Health minister 'perplexed' by Stamina order

Court in Catania tells Brescia hospital to perform treatment

(ANSA) - Brescia, June 24 - Italian Health Minister Beatrice Lorenzin said she was "perplexed" Tuesday after a court in Catania ordered hospital authorities in Brescia to administer the controversial Stamina stem-cell treatment. The Catania order followed earlier orders from courts in Pesaro and Venice for the Brescia hospital to administer the treatment, which has been largely discredited and according to some investigations, actually harmful. Lorenzin said that such court orders undermine Italy's image internationally. "I am perplexed by what is happening, it is bizarre and undermines the image of Italy," as a nation that follows science-based treatments. She said strong action from government and parliament will be needed "for the protection of patients and their families". The Brescia Civic Hospital said Tuesday that it had started to search for doctors and nurses willing to administer the treatment as ordered by the Catania court. Stamina's credibility has long been suspect, and last fall the health ministry ruled that the Stamina Foundation would no longer be allowed to test the treatment on humans. The foundation was also stripped of its non-profit status after a study found its treatment was "ignorant of stem-cell biology". Recent investigations have shown risks of the treatment range from nausea to cancer, and as many as one-quarter of all patients treated have experienced "adverse effects". The head of the foundation, Davide Vannoni, may face indictment. In April, after study results became known, hospitals in Italy announced they had suspended the stem-cell treatment program. Lorenzin said investigators are raising serious allegations against Stamina and members of the Stamina foundation, and courts should think carefully before overriding that and ordering the treatment. But support from some patients who have used or requested the treatment remains strong. In early June, a court in the central Marche region ruled that toddler Federico Mezzina could receive Stamina treatment for Krabbe disease. The Stamina treatment involves extracting bone-marrow stem cells from a patient, turning them into neurons by exposing them to retinoic acid for two hours, and injecting them back into the patient. Supporters of the therapy thought it could be a cure for fatal degenerative nerve diseases such as spinal muscular atrophy, while detractors said it was devoid of scientific merit. A panel of experts appointed by Italy's health ministry said in January it found the therapy seriously lacking in both premise and practice. Their report cited "serious imperfections and omissions in the Stamina protocol, including conceptual errors and an apparent ignorance of stem-cell biology".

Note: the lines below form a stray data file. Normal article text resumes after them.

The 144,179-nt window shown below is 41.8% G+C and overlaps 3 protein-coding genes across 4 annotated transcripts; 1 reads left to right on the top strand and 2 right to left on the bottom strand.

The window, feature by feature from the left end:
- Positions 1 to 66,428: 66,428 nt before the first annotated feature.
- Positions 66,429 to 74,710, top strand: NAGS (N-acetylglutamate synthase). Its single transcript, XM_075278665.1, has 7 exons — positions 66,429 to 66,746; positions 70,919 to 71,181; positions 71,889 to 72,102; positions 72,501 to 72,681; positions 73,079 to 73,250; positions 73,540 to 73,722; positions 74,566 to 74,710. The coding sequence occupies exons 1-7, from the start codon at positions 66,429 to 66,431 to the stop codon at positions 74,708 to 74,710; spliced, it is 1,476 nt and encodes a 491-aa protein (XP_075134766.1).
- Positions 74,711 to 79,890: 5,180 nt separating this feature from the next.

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Health minister 'perplexed' by Stamina order

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